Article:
Plate tectonics that control the movement of the continents and cause earthquakes first formed 2.5 BILLION years ago, scientists claim
- Exactly when plate tectonics began has long been a subject of geological debate
- Previous estimates for its emergence have ranged from 3.5–1 billion years ago
- Researchers analysed Earth’s past heat flow as recorded by metamorphic rocks
- They used this to determine when plate tectonics started as the Earth cooled
Plate tectonics, the gradual drift of continents across the Earth’s surface that causes earthquake, began around 2.5 billion years ago, a new study suggests.
Exactly when the Earth’s plates formed and began moving has long been a subject of debate, with estimates ranging from 3.5–5 billion years ago.
Researchers studied metamorphic rocks from across the globe to build up a picture of how the heat flow in the Earth’s crust has changed over time.
From this they were able to determine when plate tectonics must have first begun.
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Plate tectonics — the gradual drift of continents across the Earth’s surface that causes earthquakes — began around 2.5 billion years ago, a new study suggests. Pictured, the configuration the Earth’s major tectonic plates in the present day
To assess when Earth’s plate tectonics kicked off, geologist Robert Holder of the Johns Hopkins University in Baltimore and colleagues studied metamorphic rocks from 564 sites across the globe that date back as far as 3 billion years ago.
Metamorphic rocks are those that form when other types of rock — those made from sediments, or that cooled out of lava or magma — are altered through either extreme temperatures or pressures.
By analysing these rocks, the team could determine the depths and temperatures at which they were formed, building up a picture of the changing heat flow at different places across the Earth’s crust — and, in turn, the plate tectonics that controls such.
‘Some geologists consider that Earth has had plate tectonics throughout its four-and-a-half-billion-year existence,’ said paper author and Curtin University geologist Tim Johnson.
‘Whereas others consider that plate tectonics appeared abruptly some one billion years ago.’
‘Using a simple statistical analysis of the temperature, pressure and age of metamorphic rocks, we have revealed that plate tectonics evolved gradually over the past 2.5 billion years as our planet slowly cooled.’
A large focus of the researchers’ analysis concerned the so-called Proterozoic Eon, the period from 2.5–0.54 billion years ago — over half of the Earth’s history.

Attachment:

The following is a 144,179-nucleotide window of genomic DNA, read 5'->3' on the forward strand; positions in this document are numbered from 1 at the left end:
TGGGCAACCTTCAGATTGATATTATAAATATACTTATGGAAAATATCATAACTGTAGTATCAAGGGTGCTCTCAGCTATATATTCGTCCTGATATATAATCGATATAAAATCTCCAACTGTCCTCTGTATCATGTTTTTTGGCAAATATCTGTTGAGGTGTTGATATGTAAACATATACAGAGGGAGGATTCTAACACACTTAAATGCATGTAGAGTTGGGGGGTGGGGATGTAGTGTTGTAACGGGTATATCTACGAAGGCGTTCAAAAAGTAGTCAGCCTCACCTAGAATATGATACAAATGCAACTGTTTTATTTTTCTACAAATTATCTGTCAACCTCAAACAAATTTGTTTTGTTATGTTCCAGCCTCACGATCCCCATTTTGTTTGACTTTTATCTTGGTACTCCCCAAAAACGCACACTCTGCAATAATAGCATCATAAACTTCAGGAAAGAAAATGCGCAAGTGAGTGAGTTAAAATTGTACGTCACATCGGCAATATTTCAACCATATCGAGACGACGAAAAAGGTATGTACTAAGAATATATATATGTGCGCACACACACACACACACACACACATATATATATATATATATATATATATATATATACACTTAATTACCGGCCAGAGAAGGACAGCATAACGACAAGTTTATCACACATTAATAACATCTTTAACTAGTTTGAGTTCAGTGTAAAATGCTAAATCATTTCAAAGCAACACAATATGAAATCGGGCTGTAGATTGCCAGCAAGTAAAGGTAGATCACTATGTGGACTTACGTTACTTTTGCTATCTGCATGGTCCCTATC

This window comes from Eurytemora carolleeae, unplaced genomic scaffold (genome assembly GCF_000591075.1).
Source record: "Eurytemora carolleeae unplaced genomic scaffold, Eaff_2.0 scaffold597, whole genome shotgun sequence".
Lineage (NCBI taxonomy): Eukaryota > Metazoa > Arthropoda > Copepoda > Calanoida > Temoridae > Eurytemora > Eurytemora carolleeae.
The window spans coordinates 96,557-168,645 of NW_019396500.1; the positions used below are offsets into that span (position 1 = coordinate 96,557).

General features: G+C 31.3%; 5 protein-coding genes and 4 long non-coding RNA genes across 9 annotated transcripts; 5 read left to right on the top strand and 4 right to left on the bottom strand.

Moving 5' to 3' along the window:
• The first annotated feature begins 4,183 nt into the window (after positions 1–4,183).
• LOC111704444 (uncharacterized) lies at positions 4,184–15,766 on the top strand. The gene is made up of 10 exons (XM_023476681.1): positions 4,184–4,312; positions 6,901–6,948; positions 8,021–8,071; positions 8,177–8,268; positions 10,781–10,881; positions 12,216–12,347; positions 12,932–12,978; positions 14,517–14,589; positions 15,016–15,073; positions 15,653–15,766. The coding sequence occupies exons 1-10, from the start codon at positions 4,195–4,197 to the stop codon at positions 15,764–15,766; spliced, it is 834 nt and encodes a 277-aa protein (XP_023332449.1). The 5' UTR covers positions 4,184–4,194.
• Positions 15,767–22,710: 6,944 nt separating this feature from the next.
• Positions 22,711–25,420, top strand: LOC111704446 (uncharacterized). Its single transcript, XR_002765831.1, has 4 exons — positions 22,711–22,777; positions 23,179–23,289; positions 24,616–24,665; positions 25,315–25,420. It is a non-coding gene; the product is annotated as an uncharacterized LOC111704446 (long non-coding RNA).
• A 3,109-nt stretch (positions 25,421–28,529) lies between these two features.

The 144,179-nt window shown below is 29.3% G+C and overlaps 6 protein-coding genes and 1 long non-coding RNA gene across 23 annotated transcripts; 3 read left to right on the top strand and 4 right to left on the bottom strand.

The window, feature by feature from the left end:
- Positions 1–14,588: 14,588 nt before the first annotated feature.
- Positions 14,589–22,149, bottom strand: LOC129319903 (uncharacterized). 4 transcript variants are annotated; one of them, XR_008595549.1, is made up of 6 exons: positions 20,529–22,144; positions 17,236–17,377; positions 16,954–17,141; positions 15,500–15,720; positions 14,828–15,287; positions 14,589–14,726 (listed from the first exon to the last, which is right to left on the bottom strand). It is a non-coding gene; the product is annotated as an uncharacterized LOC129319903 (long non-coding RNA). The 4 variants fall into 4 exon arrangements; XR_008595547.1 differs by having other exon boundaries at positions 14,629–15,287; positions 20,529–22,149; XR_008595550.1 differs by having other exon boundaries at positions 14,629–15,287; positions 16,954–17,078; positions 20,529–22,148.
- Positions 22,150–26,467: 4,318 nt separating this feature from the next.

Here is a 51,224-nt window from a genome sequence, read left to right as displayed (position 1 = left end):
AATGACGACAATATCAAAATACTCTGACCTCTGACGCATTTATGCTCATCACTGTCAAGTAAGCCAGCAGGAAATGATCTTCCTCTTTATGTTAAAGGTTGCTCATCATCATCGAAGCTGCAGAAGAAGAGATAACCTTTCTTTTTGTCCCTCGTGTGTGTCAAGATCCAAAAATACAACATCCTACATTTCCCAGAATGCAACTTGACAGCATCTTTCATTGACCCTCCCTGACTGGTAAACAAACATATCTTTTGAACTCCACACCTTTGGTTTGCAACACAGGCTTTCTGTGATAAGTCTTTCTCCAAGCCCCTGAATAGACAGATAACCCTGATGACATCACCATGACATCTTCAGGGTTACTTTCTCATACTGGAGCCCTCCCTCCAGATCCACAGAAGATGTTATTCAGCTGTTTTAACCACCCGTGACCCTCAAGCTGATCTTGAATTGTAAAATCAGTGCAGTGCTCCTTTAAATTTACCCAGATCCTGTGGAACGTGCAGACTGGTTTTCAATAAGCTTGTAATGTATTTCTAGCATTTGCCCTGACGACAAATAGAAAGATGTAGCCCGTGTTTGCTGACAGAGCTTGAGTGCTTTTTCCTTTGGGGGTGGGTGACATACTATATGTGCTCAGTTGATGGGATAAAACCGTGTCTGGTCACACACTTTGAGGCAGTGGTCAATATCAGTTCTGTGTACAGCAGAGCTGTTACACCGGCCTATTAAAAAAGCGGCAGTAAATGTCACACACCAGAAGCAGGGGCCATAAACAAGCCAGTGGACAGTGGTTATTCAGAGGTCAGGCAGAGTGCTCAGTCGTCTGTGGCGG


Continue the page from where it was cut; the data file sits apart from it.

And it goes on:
‘There is debate as to whether the plate tectonic processes we observe today can be used to interpret really ancient rocks or if Earth’s tectonic processes were fundamentally different in the deep geological past,’ Dr Johnson said.
Exactly when the Earth’s plates formed and began moving has long been a subject of debate, with estimates ranging from 3.5–5 billion years ago. Pictured, the changing configuration of the continents over time, dating back to 225 million years ago and the supercontinent Pangaea
‘Understanding how the ancient Earth was different to the modern Earth is key to accurately interpreting how Earth’s rocks formed,’ said Dr Johnson.
This, he adds, explains ‘why they are distributed across the continents in the patterns that we see, including where mineral resources occur, how extensive they might be, and where additional resources might be found.’
‘The framework for much of our understanding of the world and its geological processes relies on plate tectonics,’ agreed Dr Holder.
The full findings of the study were published in the journal Nature.
WHAT ARE TECTONIC PLATES?
Tectonic plates are composed of Earth’s crust and the uppermost portion of the mantle.
Below is the asthenosphere: the warm, viscous conveyor belt of rock on which tectonic plates ride.
The Earth has fifteen tectonic plates (pictured) that together have molded the shape of the landscape we see around us today
Earthquakes typically occur at the boundaries of tectonic plates, where one plate dips below another, thrusts another upward, or where plate edges scrape alongside each other.
Earthquakes rarely occur in the middle of plates, but they can happen when ancient faults or rifts far below the surface reactivate.
These areas are relatively weak compared to the surrounding plate, and can easily slip and cause an earthquake.